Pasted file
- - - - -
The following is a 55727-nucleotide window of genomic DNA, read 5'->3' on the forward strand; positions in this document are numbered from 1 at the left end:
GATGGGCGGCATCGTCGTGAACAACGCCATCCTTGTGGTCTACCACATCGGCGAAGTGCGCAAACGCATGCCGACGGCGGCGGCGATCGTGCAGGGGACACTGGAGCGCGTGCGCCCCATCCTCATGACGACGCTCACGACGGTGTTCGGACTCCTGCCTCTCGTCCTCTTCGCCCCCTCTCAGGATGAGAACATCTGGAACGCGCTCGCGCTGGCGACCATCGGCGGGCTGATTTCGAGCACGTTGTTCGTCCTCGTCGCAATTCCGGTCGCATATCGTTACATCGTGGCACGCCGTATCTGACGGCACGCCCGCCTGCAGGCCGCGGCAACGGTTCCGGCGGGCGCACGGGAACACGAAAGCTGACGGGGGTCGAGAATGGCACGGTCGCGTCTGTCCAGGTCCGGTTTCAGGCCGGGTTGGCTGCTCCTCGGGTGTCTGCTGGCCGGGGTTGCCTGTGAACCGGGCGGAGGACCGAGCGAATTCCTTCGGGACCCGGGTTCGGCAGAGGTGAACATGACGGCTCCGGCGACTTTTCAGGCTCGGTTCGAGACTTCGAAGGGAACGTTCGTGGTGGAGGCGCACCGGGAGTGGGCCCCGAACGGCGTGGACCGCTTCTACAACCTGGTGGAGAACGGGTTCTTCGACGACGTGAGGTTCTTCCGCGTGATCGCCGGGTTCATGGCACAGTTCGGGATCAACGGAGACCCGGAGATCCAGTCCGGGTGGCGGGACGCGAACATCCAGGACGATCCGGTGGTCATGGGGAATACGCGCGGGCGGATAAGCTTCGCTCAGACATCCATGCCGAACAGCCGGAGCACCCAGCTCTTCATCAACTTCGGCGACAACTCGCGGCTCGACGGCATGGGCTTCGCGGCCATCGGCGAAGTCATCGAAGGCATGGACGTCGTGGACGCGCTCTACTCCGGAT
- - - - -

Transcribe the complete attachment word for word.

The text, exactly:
The following is a 55727-nucleotide window of genomic DNA, read 5'->3' on the forward strand; positions in this document are numbered from 1 at the left end:
GATGGGCGGCATCGTCGTGAACAACGCCATCCTTGTGGTCTACCACATCGGCGAAGTGCGCAAACGCATGCCGACGGCGGCGGCGATCGTGCAGGGGACACTGGAGCGCGTGCGCCCCATCCTCATGACGACGCTCACGACGGTGTTCGGACTCCTGCCTCTCGTCCTCTTCGCCCCCTCTCAGGATGAGAACATCTGGAACGCGCTCGCGCTGGCGACCATCGGCGGGCTGATTTCGAGCACGTTGTTCGTCCTCGTCGCAATTCCGGTCGCATATCGTTACATCGTGGCACGCCGTATCTGACGGCACGCCCGCCTGCAGGCCGCGGCAACGGTTCCGGCGGGCGCACGGGAACACGAAAGCTGACGGGGGTCGAGAATGGCACGGTCGCGTCTGTCCAGGTCCGGTTTCAGGCCGGGTTGGCTGCTCCTCGGGTGTCTGCTGGCCGGGGTTGCCTGTGAACCGGGCGGAGGACCGAGCGAATTCCTTCGGGACCCGGGTTCGGCAGAGGTGAACATGACGGCTCCGGCGACTTTTCAGGCTCGGTTCGAGACTTCGAAGGGAACGTTCGTGGTGGAGGCGCACCGGGAGTGGGCCCCGAACGGCGTGGACCGCTTCTACAACCTGGTGGAGAACGGGTTCTTCGACGACGTGAGGTTCTTCCGCGTGATCGCCGGGTTCATGGCACAGTTCGGGATCAACGGAGACCCGGAGATCCAGTCCGGGTGGCGGGACGCGAACATCCAGGACGATCCGGTGGTCATGGGGAATACGCGCGGGCGGATAAGCTTCGCTCAGACATCCATGCCGAACAGCCGGAGCACCCAGCTCTTCATCAACTTCGGCGACAACTCGCGGCTCGACGGCATGGGCTTCGCGGCCATCGGCGAAGTCATCGAAGGCATGGACGTCGTGGACGCGCTCTACTCCGGAT